Two Questions for Journalist

Joel S. Berson Berson at ATT.NET
Sat Dec 15 18:30:25 UTC 2012

I am in complete and enthusiastic, if sometimes
depressed, agreement with George's thesis that
"Nothing replaces actually reading the
sources".  George has been reading colonial
American newspapers through the years.  I've read
all the issues published in Boston during two
particular 18th-century years, and many scattered
issues of other dates and places as I vet secondary sources.

1.  "The digitization after the fact of
newspapers particularly is very unreliable."

2.  "Searches are often greatly hampered and
sometimes [entirely] impractical if one is
looking for an uncommon sense of a common word."

One example I offer is an antedating from the
Boston Weekly News-Letter of 1740 Jan. 10:

"LONDON, October 8, 1739.  WE are assur’d that an
Embassador from a certain great Court has made an
Offer of 50,000 _Bears_ for the Service of his
Britannick Majesty.  'Tis to be hoped at the
Opening of the next Session of Parliament that
our worthy Representatives will petition against French Mediation."

50,000 plantigrade quadrupeds of the genus Ursus
("bear, n.1"), offered by the Russian Court for
the service of George II in anticipation of an
imminent "rupture", as they used to say, with
France?  The image is entrancing,  but ...

This surely is "bear, n.6", defined by the OED by
reference to its current earliest quotation of
1775 as "a kind of tent".  (I rejected not only
"bear, n.1" but also nominal bears 2, 3, 4, and
5.)   A computer search for bear 6 seems even more than entirely impractical.

Another example is reading a 1736 postdating of
"bob, n.2" ("A trick, deception, befoolment"),
which the OED has only up to 1682.  Not a
productive search for by computer, I warrant.

3.  "We can't search for what we don't know exists."

Found reading, "trench their duds".  I think not
in the OED, but known in France as "tranchée
leurs fringues" (a notable Google Translate success!):

"We hear, that one Day last Week a Number of N.
End Ladies took Slay and went to a Publick House
at Roxbury, where they stay'd till pretty late at
Night, having Eat and Drank freely, and been
extream merry; but when the Reckoning was brought
in (which was not very small) they looked with
sorrowful Countenances upon each other, and at
last told their Host, that they expected to have
been followed by some young Gentlemen, upon whose
Credit they relied for the Payment of their
Expences: But this no way satisfying the
Landlord, they were forced to _trench their
Duds_, as the Phrase is in other Countries, viz
to leave some of their most superfluous Cloaths
behnd them, as Pledges for the Debt."  Boston Evening-Post, 1737 Feb. 21.


At 12/14/2012 10:30 PM, George Thompson wrote:
>For a discovery made by reading 250-year-old newspapers, issue by issue, I
>offer my "Gomragunt", introduced here in January, 2006:
>         Whereas, a surprizing MONSTER, Was caught in the Woods of Canada,
>near the River St. Lawrence, and has with great difficulty been tamed, and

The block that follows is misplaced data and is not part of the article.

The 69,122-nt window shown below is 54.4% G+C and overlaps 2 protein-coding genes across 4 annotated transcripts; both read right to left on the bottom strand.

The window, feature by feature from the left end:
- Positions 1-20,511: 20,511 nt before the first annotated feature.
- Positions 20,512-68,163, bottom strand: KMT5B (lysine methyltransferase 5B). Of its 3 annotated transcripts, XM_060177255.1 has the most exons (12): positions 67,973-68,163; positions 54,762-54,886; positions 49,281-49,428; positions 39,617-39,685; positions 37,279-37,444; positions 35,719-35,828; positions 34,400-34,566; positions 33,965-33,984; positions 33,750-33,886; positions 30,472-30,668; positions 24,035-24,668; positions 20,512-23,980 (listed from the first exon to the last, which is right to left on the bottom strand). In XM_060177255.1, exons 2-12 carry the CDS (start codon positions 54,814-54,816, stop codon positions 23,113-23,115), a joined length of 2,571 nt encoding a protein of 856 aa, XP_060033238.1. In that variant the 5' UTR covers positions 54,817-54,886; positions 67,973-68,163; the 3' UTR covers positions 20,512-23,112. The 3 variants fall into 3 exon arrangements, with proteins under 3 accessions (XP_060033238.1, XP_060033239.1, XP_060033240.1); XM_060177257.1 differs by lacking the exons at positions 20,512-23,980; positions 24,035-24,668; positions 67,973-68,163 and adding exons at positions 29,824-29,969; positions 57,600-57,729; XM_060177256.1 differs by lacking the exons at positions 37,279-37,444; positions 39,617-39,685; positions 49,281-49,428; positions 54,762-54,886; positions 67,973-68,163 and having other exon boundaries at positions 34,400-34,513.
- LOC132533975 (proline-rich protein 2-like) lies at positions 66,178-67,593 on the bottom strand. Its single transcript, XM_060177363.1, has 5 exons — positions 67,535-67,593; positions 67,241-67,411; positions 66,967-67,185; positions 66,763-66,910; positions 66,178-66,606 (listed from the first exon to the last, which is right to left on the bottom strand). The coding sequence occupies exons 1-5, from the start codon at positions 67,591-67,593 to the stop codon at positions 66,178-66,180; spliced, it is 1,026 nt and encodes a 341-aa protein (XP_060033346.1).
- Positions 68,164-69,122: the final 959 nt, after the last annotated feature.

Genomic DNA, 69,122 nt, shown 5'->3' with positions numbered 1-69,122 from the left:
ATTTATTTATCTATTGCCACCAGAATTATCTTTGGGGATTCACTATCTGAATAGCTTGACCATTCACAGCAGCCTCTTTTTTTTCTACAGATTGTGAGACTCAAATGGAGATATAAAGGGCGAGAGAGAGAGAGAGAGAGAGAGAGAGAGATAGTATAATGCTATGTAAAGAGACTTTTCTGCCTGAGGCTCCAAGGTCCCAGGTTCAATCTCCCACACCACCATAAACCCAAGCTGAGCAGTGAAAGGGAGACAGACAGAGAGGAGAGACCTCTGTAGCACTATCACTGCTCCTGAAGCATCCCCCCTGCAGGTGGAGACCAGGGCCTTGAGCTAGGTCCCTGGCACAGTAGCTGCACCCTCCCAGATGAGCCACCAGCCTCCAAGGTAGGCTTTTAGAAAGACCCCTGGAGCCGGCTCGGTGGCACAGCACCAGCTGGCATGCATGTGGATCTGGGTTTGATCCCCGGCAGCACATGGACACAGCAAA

>brought to the House of James Elliot, at Corlaer’s Hook.  This is to inform
>the Publick, That it will be exhibited at said House till the Curious are
>         This MONSTER is larger than an Elephant, of a very uncommon shape,
>having three Heads, eight Legs, three Fundaments, two Male Members, and one
>Female Pudendum on the Rump.  It is of various Colours, very beautiful, and
>makes a Noise like the conjunction of two or three Voices.  It is held
>unlawful to kill it, and is said to live to a great Age.  The Canadians
>could not give it a Name, ‘till a very old Indian Sachem said, He
>remembered to have seen one when he was a boy, and his Father called it a
>          New-York Mercury, February 16, 1761, p. 2, col. 3
>This is 20 or 25 years earlier than the only other appearance of the word,
>in Capt. Grose's Classical Dictionary of the Vulgar Tongue (in the form
>"Gormagon"); he explains it as a man and a woman riding the same (msle)
>horse.  Your journalist should like it: it's goofy, and there is a bit of
>sex to it -- there's not a journalist living who doesn't like a bit of
>sex.  Beyond the strange word and the goofy story, I find it of interest
>because it's a glimpse of tavern culture in colonial America, with a
>parallel with an English practice.
>Nothing replaces actually reading the sources.
>First, the digitization after the fact of newspapers particularly is very
>unreliable.  I haven't kept score, but my hunch is that a search will
>retrieve only maybe 1/3 of what is there to be found.   I wrote at the time
>I first posted this: "Speaking of the unreliableness of the Early American
>Newspapers database: if one searches for "gormagunt", one will find a
>notice dated February 23, 1761 from Mr. Elliot, that the Gormagunt had gone
>to Long Island, but not the February 16 paragraphs."  This is still true.
>Searching a newspaper from the last 20 or 25 years, when one is searching a
>file derived from the tape that was used to produce the paper in the first
>place, is a different matter.
>Second, searches are often greatly hampered and sometimes mdntirelye
>impractical if one is looking for an uncommon sense of a common word --
>it's like looking for a particular leaf in a forest. It's true that no one
>is going to read 25 years worth of, say, the Christian Science Monitor,
>looking for a special sense of the word "milk", but it is fruitful to do
>what I have been doing for years: to read long files of old newspapers
>noting whatever seems of interest.
>Third, we can't search for what we don't know exists.  No one knew until I
>stumbled over this item that the Gormagunt once roamed North America.
>George A. Thompson
>Author of A Documentary History of "The African Theatre", Northwestern
>Univ. Pr., 1998, but nothing much since then.
>The American Dialect Society -

The American Dialect Society -

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